He was still working. He was 17, but he decided to get a job and go to school at night. He always wanted to be in business, and he had a week off, and that’s when we met. But before the week was over, he decided to go to the city on Thursday and come back with his father on Friday, and his mother said, “Why are you doing this?” And he said, “I really don’t know. I don’t know.” He went back to the city, and he met a friend of his on the way, and the friend said, “What are you doing tonight?” And he said, “I really have no idea what I’m doing here.” And the friend said, “Come on, let’s go dancing,” and thank God he did. He saw a whole table of five young women who were four years older than he, with a chaperone. They were celebrating their college graduation, and they were in Vienna. They didn’t speak a word of German. He didn’t speak a word of English. But he asked one of them to dance, and he said he went to the chaperone and clicked his heels and said — and she understood a little bit of German, and he asked her could he dance with one of the girls, and she said sure. So then he — they danced but couldn’t speak, and then he asked could he take her for a walk the next morning, and she said, “Yes, but we’re leaving at 12:00. We’re leaving Vienna at 12:00.” He bought a little dictionary, which is now in a museum in New York by the way.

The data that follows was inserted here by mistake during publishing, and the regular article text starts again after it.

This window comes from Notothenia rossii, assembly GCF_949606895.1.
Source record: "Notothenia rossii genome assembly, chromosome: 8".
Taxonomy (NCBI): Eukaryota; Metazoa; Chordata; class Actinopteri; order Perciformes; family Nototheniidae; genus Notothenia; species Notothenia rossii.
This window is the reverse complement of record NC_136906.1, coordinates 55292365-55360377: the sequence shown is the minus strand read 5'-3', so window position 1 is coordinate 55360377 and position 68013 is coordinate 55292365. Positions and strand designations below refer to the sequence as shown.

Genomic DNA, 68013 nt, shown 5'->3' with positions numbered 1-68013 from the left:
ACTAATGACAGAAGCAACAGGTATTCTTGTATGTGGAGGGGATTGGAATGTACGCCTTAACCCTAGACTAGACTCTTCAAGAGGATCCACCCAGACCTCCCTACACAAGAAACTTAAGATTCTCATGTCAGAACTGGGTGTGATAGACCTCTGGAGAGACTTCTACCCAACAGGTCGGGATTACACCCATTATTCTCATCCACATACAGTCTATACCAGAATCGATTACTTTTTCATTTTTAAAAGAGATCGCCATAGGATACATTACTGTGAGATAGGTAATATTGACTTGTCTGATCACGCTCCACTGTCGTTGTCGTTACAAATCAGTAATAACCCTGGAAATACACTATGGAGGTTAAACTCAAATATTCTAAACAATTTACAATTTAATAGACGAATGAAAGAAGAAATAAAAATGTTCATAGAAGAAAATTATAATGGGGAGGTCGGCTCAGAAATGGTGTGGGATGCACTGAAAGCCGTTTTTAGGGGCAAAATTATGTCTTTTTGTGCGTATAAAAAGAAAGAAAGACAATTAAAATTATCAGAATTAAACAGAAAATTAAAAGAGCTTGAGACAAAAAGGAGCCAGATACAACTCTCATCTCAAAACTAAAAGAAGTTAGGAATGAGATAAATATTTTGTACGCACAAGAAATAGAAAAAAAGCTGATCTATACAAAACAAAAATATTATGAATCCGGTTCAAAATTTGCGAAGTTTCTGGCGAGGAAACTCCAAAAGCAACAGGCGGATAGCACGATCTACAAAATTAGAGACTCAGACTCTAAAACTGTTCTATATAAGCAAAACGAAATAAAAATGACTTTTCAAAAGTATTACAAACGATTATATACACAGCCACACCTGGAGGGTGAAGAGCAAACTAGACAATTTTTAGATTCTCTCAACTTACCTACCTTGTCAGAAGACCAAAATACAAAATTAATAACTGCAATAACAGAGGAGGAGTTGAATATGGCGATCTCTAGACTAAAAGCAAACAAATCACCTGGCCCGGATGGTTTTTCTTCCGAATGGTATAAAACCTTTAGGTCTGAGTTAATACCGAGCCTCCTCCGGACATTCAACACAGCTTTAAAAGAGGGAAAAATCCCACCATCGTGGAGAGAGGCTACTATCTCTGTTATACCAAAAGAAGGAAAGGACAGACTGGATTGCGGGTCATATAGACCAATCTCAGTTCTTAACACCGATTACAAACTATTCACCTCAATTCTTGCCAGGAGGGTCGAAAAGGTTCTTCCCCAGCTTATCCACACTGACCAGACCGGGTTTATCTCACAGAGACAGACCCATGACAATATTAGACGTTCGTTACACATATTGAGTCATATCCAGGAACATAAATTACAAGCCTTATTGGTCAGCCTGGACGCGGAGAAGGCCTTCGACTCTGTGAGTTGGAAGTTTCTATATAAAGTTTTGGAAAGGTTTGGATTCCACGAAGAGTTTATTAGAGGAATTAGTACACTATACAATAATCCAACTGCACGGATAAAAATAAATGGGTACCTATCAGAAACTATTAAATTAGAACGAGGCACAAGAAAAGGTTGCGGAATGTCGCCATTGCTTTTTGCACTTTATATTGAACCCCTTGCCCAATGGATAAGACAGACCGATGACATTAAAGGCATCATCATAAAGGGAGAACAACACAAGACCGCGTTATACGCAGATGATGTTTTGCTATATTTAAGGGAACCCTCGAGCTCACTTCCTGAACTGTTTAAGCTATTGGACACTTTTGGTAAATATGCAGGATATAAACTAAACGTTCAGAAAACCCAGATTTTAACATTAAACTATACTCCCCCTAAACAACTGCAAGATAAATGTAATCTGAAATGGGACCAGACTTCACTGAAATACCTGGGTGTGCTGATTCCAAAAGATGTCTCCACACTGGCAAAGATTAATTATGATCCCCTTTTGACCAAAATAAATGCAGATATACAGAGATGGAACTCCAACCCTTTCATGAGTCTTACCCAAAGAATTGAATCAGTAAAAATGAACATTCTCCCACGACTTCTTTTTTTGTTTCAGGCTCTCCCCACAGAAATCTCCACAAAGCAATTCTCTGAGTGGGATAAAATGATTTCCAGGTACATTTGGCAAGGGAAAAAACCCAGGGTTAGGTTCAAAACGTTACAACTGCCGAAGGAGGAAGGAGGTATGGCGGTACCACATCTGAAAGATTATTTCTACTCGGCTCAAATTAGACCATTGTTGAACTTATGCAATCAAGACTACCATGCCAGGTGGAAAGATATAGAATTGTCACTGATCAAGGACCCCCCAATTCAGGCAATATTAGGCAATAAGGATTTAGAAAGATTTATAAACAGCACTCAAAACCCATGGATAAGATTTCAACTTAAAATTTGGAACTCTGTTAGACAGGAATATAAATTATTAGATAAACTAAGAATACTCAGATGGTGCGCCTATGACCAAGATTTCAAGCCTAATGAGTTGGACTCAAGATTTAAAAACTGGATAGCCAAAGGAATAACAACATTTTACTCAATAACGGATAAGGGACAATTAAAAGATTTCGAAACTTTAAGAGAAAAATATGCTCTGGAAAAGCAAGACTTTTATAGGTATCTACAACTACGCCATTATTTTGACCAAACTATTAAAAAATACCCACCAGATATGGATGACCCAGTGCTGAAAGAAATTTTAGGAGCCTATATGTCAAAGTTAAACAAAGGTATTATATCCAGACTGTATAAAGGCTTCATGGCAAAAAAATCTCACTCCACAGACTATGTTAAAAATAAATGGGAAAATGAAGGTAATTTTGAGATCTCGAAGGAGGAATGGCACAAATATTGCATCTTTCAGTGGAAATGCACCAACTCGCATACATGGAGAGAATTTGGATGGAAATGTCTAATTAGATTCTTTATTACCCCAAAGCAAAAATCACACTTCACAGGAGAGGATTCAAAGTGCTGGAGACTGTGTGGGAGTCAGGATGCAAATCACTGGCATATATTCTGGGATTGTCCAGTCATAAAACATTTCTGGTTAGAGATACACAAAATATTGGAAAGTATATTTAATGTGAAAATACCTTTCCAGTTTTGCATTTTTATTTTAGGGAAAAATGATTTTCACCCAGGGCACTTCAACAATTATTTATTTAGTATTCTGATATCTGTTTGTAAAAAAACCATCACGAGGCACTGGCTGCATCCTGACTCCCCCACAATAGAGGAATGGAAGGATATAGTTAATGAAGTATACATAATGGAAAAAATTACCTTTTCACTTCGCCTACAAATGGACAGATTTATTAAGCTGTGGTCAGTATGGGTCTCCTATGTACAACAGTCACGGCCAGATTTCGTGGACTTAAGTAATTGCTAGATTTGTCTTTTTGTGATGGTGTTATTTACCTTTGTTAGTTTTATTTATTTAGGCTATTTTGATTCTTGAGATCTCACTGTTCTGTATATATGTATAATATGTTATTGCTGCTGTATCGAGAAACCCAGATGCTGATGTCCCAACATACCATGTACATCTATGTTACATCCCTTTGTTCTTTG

The Jewish Museum.
So please finish the story.